Reverse rotation of drum 108 serves to disengage pawl 106, and drum 108 slips past the beveled end surface of pawl 106 so long as it is rotating in this reverse direction. The effect of reverse nip-roll rotation is to draw the outermost layer of tape 41 forming the outermost complete tape band around the wrapping zone 39 downwardly and rearwardly toward spool 42, and this has the effect of drawing all layers of tape 41 into closer engagement with the bundle 69 about which they are wrapping until the bundle is tightly wrapped and drawn close to the tip of the transducer.
As in FIG. 6, the thin beveled anvil tips 116 clamping the layers of the tape to the transducer tip occupy an extremely small volume in the overall space subtended by the bundle of wire conductors 69 to be wrapped by the turns of tape.
The reverse rotation of the nip roll pairs 61-62 and 61-63, geared together and driven by reverse motor torque delivered to the nip rolls by the timing belt 87, tractively draws the outermost turn of tape downward, as viewed in FIG. 2, through the tape-receiving passage 68, progressively reducing the diameter of all turns of tape circling bundle 69. One-way clutch 105 delivers driving torque to belt 87 during this reverse, tape-tautening operation. Slip clutch 100 partially counteracts the overrunning action of one-way clutch 105, thus driving the ridged belt 87 in the forward mode to feed tape 41 during the initial tape-wrapping phase of the operating cycle.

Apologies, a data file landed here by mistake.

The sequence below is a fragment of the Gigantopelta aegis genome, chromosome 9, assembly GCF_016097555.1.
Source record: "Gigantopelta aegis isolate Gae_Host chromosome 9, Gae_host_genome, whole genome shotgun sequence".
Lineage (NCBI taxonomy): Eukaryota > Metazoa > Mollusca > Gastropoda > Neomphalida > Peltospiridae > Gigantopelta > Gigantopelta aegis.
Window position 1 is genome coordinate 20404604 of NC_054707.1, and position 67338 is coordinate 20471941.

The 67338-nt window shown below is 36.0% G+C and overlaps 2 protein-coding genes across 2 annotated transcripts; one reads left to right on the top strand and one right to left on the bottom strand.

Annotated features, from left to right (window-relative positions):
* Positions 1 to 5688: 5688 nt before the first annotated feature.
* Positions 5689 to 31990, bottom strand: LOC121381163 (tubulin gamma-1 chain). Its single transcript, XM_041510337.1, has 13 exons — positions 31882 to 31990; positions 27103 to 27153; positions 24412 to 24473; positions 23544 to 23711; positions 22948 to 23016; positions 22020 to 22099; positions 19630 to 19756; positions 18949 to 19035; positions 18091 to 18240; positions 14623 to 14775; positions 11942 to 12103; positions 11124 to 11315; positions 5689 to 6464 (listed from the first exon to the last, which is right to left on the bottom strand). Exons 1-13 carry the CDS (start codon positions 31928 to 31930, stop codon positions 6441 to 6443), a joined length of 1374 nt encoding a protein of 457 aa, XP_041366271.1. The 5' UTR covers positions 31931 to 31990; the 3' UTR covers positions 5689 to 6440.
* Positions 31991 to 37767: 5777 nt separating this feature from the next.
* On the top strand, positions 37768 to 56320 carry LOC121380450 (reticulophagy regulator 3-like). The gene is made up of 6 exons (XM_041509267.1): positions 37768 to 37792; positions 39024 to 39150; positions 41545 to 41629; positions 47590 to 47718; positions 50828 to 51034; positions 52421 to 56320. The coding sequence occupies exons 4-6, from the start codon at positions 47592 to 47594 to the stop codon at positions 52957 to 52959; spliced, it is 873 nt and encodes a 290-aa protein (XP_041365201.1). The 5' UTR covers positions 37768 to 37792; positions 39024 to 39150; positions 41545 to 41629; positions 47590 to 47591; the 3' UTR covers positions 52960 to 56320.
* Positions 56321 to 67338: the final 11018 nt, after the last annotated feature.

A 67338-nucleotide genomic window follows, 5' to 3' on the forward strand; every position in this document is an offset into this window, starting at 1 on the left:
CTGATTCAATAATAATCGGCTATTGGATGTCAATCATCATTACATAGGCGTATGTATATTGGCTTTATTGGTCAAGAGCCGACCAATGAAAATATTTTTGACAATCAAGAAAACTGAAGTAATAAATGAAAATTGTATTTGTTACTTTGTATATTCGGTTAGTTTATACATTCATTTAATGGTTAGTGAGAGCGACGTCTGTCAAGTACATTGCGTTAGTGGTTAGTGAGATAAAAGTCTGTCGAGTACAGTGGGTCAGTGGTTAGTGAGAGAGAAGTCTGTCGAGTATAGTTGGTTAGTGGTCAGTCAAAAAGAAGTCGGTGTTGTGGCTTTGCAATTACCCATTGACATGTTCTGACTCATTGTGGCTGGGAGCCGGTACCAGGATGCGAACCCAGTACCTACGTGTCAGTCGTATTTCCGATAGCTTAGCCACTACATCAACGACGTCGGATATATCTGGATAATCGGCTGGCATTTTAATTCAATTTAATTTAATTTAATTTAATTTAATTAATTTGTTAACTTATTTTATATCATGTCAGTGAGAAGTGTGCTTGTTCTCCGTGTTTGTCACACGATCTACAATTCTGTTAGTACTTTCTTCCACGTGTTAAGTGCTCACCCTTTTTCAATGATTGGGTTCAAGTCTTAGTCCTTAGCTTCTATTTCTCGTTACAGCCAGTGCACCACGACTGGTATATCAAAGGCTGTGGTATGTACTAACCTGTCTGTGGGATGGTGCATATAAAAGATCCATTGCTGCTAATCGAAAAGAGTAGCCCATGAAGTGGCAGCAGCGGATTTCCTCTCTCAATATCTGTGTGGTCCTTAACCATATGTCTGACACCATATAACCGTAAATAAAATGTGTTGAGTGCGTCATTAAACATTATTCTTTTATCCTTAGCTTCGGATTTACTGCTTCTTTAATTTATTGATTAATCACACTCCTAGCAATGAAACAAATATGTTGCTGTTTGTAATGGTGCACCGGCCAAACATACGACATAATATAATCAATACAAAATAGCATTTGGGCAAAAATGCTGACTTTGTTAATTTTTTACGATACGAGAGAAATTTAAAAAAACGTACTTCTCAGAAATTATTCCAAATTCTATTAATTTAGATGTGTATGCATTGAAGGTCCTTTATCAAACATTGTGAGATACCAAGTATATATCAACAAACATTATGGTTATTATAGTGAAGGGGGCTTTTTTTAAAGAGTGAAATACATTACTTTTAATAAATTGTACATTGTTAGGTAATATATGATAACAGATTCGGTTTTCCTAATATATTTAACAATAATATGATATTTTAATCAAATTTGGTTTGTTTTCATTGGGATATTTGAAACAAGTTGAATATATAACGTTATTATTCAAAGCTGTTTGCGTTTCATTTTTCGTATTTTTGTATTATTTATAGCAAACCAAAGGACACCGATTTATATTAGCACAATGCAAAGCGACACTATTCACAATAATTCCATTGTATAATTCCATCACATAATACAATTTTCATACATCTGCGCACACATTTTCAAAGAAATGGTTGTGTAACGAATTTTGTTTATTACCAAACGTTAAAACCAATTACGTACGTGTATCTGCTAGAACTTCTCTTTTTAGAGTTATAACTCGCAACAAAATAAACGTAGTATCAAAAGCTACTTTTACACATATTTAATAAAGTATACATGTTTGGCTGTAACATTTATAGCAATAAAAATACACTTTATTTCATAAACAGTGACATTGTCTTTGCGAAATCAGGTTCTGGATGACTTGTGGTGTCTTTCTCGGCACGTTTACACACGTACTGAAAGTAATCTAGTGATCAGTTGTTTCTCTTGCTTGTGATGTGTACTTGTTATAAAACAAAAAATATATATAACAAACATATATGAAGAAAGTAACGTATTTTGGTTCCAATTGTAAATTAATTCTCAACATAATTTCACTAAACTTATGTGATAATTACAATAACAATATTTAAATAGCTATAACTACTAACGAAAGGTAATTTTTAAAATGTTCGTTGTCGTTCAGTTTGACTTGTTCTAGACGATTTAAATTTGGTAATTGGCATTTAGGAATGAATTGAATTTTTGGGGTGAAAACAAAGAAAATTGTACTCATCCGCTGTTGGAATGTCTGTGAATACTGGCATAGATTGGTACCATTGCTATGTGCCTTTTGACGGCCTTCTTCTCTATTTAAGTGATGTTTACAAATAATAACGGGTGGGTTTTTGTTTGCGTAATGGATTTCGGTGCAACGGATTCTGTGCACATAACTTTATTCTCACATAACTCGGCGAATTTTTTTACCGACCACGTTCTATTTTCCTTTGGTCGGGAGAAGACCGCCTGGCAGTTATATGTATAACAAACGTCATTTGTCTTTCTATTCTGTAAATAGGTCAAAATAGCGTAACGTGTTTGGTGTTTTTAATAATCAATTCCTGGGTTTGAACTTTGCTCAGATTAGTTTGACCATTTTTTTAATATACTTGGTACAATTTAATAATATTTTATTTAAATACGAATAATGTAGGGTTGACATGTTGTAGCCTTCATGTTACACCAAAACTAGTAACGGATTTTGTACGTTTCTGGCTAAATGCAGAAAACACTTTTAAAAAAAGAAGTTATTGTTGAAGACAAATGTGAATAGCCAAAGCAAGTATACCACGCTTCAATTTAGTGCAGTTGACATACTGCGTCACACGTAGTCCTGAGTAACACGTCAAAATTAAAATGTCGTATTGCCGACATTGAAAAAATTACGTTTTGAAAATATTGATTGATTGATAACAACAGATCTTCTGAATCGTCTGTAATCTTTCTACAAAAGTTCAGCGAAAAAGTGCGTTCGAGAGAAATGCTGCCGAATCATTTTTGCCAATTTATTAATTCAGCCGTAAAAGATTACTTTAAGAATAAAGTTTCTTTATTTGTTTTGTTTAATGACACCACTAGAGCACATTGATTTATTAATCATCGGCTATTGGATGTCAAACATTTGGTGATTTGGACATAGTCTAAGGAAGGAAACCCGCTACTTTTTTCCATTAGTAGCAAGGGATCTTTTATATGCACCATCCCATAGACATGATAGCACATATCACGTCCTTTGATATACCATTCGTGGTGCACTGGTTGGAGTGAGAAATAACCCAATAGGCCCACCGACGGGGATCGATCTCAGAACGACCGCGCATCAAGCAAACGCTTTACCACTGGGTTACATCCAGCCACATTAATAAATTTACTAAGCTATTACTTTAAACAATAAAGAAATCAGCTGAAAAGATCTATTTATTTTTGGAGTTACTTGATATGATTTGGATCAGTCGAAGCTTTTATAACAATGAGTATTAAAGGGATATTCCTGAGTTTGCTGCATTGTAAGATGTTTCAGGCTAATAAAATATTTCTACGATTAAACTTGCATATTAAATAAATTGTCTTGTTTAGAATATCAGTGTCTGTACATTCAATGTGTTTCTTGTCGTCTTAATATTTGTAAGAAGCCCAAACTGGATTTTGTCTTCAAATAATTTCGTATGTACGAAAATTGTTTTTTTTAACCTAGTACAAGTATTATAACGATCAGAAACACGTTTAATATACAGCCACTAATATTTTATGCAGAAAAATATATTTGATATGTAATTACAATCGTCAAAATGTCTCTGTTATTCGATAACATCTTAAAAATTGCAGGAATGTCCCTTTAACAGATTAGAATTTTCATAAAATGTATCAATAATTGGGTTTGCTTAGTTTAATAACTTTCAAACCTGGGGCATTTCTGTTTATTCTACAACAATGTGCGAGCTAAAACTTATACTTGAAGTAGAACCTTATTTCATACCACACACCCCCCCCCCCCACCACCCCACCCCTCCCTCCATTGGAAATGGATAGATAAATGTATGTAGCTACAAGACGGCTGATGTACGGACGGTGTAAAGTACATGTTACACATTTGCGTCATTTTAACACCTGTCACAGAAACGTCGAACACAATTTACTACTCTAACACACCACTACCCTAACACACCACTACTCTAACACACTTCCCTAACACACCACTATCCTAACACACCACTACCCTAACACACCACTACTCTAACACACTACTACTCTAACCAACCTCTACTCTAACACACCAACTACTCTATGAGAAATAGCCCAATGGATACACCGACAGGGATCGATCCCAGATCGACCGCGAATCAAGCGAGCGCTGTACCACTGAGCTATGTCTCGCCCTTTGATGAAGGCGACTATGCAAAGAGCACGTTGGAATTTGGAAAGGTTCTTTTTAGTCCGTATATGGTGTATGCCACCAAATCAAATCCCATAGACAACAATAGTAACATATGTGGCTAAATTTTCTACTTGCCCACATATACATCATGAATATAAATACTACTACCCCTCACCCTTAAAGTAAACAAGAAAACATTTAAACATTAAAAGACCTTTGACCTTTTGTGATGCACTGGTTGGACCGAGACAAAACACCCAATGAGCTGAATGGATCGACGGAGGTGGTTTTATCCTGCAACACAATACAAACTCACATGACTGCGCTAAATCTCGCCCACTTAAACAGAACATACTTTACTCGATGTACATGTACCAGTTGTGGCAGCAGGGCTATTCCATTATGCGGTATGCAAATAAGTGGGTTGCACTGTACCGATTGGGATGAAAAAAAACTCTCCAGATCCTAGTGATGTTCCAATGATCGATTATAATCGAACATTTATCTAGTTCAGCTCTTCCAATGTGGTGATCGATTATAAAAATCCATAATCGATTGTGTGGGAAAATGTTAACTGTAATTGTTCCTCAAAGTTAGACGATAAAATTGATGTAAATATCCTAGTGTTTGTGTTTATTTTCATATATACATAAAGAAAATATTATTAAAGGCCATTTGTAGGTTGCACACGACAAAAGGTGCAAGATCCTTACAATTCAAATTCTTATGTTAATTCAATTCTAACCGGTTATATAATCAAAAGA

The outermost turn of tape being drawn downward into the tape-receiving passage 68 easily slides downward past the vertical ridges flanking the tip ridge 37 of the transducer, as shown in FIG. 9. The outer layers of tape slide easily past each other and past grooved ridge 37 at the transducer tip, and these overlapping turns of tape sliding over each other during the tape-tautening operation are guided in substantial alignment by the upstanding tape side guides 128 flanking the turns of tape, as shown in FIGS. 6 and 10.